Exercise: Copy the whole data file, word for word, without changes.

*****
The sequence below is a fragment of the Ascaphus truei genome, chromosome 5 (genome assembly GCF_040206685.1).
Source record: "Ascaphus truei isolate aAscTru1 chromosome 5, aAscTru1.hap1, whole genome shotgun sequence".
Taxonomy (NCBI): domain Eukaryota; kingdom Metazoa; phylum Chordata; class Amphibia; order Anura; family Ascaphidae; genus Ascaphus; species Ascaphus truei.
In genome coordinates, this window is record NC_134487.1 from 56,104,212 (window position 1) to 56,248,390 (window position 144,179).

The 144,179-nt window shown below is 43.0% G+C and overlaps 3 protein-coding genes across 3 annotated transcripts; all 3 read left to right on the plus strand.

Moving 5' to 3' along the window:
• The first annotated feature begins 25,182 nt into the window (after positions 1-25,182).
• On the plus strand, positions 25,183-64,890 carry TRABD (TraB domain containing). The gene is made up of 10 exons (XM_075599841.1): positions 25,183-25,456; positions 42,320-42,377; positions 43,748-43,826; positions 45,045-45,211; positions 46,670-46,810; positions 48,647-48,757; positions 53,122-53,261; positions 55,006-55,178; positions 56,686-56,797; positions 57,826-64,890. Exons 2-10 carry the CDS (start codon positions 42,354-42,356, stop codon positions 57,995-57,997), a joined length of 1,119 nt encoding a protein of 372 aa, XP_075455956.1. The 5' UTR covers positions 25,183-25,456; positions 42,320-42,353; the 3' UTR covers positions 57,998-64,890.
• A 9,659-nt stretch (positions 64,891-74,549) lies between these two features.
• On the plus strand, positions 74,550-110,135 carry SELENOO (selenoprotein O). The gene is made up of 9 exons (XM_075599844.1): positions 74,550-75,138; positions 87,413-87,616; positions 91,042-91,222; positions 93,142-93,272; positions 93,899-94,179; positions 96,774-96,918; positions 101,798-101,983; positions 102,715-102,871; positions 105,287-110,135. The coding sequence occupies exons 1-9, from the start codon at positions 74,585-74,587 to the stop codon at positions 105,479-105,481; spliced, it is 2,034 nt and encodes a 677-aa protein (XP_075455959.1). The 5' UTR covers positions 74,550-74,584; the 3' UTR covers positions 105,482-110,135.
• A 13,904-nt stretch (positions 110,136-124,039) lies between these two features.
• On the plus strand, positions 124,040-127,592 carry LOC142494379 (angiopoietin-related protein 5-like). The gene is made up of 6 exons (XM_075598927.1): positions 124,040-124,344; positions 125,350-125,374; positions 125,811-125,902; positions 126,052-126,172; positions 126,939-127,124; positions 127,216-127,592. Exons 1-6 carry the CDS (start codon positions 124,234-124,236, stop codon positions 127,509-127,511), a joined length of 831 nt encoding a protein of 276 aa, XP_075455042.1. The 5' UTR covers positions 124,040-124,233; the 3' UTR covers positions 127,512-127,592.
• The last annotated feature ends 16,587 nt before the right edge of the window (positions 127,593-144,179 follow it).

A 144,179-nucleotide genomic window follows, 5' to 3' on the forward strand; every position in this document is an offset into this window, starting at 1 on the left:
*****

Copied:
The sequence below is a fragment of the Ascaphus truei genome, chromosome 5 (genome assembly GCF_040206685.1).
Source record: "Ascaphus truei isolate aAscTru1 chromosome 5, aAscTru1.hap1, whole genome shotgun sequence".
Taxonomy (NCBI): domain Eukaryota; kingdom Metazoa; phylum Chordata; class Amphibia; order Anura; family Ascaphidae; genus Ascaphus; species Ascaphus truei.
In genome coordinates, this window is record NC_134487.1 from 56,104,212 (window position 1) to 56,248,390 (window position 144,179).

The 144,179-nt window shown below is 43.0% G+C and overlaps 3 protein-coding genes across 3 annotated transcripts; all 3 read left to right on the plus strand.

Moving 5' to 3' along the window:
• The first annotated feature begins 25,182 nt into the window (after positions 1-25,182).
• On the plus strand, positions 25,183-64,890 carry TRABD (TraB domain containing). The gene is made up of 10 exons (XM_075599841.1): positions 25,183-25,456; positions 42,320-42,377; positions 43,748-43,826; positions 45,045-45,211; positions 46,670-46,810; positions 48,647-48,757; positions 53,122-53,261; positions 55,006-55,178; positions 56,686-56,797; positions 57,826-64,890. Exons 2-10 carry the CDS (start codon positions 42,354-42,356, stop codon positions 57,995-57,997), a joined length of 1,119 nt encoding a protein of 372 aa, XP_075455956.1. The 5' UTR covers positions 25,183-25,456; positions 42,320-42,353; the 3' UTR covers positions 57,998-64,890.
• A 9,659-nt stretch (positions 64,891-74,549) lies between these two features.
• On the plus strand, positions 74,550-110,135 carry SELENOO (selenoprotein O). The gene is made up of 9 exons (XM_075599844.1): positions 74,550-75,138; positions 87,413-87,616; positions 91,042-91,222; positions 93,142-93,272; positions 93,899-94,179; positions 96,774-96,918; positions 101,798-101,983; positions 102,715-102,871; positions 105,287-110,135. The coding sequence occupies exons 1-9, from the start codon at positions 74,585-74,587 to the stop codon at positions 105,479-105,481; spliced, it is 2,034 nt and encodes a 677-aa protein (XP_075455959.1). The 5' UTR covers positions 74,550-74,584; the 3' UTR covers positions 105,482-110,135.
• A 13,904-nt stretch (positions 110,136-124,039) lies between these two features.
• On the plus strand, positions 124,040-127,592 carry LOC142494379 (angiopoietin-related protein 5-like). The gene is made up of 6 exons (XM_075598927.1): positions 124,040-124,344; positions 125,350-125,374; positions 125,811-125,902; positions 126,052-126,172; positions 126,939-127,124; positions 127,216-127,592. Exons 1-6 carry the CDS (start codon positions 124,234-124,236, stop codon positions 127,509-127,511), a joined length of 831 nt encoding a protein of 276 aa, XP_075455042.1. The 5' UTR covers positions 124,040-124,233; the 3' UTR covers positions 127,512-127,592.
• The last annotated feature ends 16,587 nt before the right edge of the window (positions 127,593-144,179 follow it).

A 144,179-nucleotide genomic window follows, 5' to 3' on the forward strand; every position in this document is an offset into this window, starting at 1 on the left: